Do you know about Mairead Corigan and Betty Williams who won the Nobel Peace Prize in 1977 for leading peace marches where Catholics and Protestants together protested against the violence that was splitting the country? Or Grace O’Malley, a famous 16th Century pirate, seafarer, trade, and chieftain? What about Maria Edgeworth, 18/19th century Irish Writer perhaps a precursor to Virginia Woolf’s notion that women need a room of their own; Edgeworth said: “Some people talk of morality, and some of religion, but give me a little snug property.”
These and many other fascinating women leaders are chronicled on this Famous Irish Women website. The graphics are quite charming, cozy Irish country home style. But the stories tell of grit and glory, wisdom and courage. Take a look and give a tip the hat.
More likely, you have heard and seen Mary Robinson, Ireland’s seventh president and the first woman to Mary Robinsonserve in that capacity. “I was elected by the women of Ireland, who instead of rocking the cradle, rocked the system,” she said. Elected in 1990, she served until 1977 when she became the United Nations High Commissioner for Human Rights, a post she held from 1997 to 2002. Continuing to rock the systen through her work to advance peace, human rights, and women’s leadership in all arenas, Robinson, a lawyer, is a founding member and currently the Chair of the Council of Women World Leaders.
The daughter of two physicians, Robinson’s family history is replete with reformers, rebels, and public servants. Check out her interview with Democracy Now!’s Amy Goodman regarding the conference of women leaders brought together this month in Liberia by Liberian President Ellen Johnson-Sirleaf.
With all the focus on women, Mary Robinson’s thoughts about the impact of growing gender equality on men deserve attention too: “In a society where the rights and potential of women are constrained, no man can be truly free. He may have power, but he will not have freedom.”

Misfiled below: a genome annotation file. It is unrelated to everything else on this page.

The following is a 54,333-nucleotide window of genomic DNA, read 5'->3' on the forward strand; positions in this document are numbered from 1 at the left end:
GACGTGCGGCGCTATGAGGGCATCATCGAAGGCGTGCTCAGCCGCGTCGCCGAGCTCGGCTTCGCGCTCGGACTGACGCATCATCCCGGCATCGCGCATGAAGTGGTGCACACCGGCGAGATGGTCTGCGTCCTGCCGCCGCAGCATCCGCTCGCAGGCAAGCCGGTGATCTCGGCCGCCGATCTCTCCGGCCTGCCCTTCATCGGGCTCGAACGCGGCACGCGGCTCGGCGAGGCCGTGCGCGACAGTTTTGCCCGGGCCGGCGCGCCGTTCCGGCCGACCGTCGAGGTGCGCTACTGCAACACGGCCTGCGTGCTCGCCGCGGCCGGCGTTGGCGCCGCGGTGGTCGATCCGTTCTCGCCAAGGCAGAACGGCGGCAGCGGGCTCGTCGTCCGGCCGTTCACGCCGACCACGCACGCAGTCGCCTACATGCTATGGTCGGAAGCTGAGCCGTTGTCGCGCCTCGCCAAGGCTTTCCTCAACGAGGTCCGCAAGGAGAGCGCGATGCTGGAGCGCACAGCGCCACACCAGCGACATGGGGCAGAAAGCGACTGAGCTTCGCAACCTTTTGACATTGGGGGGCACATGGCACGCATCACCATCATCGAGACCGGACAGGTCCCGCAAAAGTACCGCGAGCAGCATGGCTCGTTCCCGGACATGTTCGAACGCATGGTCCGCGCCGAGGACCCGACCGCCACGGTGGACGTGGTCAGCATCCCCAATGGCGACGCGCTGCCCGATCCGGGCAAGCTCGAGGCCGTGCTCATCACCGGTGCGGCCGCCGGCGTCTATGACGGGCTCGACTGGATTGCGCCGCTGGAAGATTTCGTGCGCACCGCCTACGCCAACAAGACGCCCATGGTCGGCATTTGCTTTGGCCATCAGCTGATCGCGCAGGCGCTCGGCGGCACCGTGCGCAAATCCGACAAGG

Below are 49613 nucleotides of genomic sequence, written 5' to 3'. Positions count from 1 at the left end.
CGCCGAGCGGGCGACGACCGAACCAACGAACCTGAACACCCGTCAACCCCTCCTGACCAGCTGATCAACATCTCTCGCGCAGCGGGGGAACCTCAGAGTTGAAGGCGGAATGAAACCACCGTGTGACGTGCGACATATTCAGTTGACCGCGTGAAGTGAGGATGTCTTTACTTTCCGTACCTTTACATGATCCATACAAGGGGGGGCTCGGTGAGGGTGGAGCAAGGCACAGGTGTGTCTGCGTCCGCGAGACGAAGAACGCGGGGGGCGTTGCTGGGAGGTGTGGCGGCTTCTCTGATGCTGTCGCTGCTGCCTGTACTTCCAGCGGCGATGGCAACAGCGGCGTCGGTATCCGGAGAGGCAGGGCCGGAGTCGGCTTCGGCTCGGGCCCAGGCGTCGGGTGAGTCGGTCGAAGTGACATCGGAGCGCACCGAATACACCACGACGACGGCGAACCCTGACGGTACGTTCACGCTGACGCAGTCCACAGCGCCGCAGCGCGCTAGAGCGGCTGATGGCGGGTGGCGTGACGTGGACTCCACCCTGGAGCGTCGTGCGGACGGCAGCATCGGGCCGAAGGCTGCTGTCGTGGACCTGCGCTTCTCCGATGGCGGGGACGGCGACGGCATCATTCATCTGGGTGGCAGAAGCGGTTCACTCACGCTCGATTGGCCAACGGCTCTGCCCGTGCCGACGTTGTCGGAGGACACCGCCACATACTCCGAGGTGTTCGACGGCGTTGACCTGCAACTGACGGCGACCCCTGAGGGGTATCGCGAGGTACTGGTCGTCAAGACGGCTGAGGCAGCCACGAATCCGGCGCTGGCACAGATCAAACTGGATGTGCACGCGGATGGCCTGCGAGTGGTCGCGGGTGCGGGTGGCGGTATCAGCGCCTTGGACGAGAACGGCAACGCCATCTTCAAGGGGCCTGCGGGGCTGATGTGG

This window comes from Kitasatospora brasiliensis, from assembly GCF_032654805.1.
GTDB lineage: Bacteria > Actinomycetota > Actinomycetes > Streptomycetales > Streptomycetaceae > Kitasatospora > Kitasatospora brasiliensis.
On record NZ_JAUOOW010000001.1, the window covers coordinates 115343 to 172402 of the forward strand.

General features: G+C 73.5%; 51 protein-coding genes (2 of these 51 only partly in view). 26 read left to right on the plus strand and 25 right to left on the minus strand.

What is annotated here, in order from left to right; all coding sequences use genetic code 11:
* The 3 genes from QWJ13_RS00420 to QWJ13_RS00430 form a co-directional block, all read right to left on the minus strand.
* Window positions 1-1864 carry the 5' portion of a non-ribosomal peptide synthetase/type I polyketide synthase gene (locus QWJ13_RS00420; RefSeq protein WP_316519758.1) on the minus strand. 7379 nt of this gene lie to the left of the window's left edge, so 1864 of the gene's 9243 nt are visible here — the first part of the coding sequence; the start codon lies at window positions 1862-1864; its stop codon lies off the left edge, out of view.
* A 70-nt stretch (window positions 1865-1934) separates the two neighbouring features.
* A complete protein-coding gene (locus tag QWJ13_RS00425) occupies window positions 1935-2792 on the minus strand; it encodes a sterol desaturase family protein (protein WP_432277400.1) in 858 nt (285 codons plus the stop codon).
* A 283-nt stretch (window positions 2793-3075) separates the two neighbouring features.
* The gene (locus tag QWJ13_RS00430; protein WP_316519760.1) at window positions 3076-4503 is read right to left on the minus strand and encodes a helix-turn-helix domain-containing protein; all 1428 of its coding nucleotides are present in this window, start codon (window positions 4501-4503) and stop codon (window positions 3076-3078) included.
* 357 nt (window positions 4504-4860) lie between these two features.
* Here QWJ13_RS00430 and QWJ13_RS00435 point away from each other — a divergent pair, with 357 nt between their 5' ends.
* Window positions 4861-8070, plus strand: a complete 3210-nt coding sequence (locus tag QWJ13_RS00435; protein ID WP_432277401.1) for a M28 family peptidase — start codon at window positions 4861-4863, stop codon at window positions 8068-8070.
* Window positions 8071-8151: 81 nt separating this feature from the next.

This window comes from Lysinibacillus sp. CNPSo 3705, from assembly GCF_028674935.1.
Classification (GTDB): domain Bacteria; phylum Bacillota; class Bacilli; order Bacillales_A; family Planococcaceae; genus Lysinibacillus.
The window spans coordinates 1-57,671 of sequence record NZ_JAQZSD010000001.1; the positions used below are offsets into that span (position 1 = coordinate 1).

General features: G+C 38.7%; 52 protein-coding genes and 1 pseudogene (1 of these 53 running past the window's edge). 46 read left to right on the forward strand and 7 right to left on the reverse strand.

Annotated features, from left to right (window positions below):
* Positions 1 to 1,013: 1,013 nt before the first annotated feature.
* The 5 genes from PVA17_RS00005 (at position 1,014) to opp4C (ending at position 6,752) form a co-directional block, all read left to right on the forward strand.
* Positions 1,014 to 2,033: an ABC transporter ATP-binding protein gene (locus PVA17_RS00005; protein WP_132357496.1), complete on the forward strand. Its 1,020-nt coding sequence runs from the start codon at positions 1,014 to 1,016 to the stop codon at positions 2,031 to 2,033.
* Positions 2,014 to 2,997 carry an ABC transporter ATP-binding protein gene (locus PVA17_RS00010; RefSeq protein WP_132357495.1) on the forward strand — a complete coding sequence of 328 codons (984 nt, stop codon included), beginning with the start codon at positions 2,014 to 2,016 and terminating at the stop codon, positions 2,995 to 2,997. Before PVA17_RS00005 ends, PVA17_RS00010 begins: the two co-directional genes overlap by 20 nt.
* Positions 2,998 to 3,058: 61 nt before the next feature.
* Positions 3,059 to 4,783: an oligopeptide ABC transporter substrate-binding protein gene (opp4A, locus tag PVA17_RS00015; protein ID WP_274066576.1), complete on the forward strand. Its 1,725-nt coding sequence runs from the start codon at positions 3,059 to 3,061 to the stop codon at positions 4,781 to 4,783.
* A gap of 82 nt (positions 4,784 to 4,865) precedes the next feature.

It’s also notable that Robinson was succeeded as president by Ireland’s second female head of state, Mary McAleese, who I saw being interviewed about the Irish economy by Meredith Vierra on the Today Show today.
A big tip o’ the hat on St. Patrick’s Day to Mary Robinson, Mary McAleese, and the many Irish women leaders both sung and unsung.
GLORIA FELDT is the New York Times bestselling author of several books including No Excuses: 9 Ways Women Can Change How We Think About Power, a sought-after speaker and frequent contributor to major news outlets, and the Co-Founder and President of Take The Lead. People has called her “the voice of experience,” and among the many honors she has been given, Vanity Fair called her one of America’s “Top 200 Women Legends, Leaders, and Trailblazers,” and Glamour chose her as a “Woman of the Year.”
As co-founder and president of Take The Lead, a leading women’s leadership nonprofit, her mission is to achieve gender parity by 2025 through innovative training programs, workshops, a groundbreaking 50 Women Can Change The World immersive, online courses, a free weekly newsletter, and events including a monthly Virtual Happy Hour program and a Take The Lead Day symposium that reached over 400,000 women globally in 2017.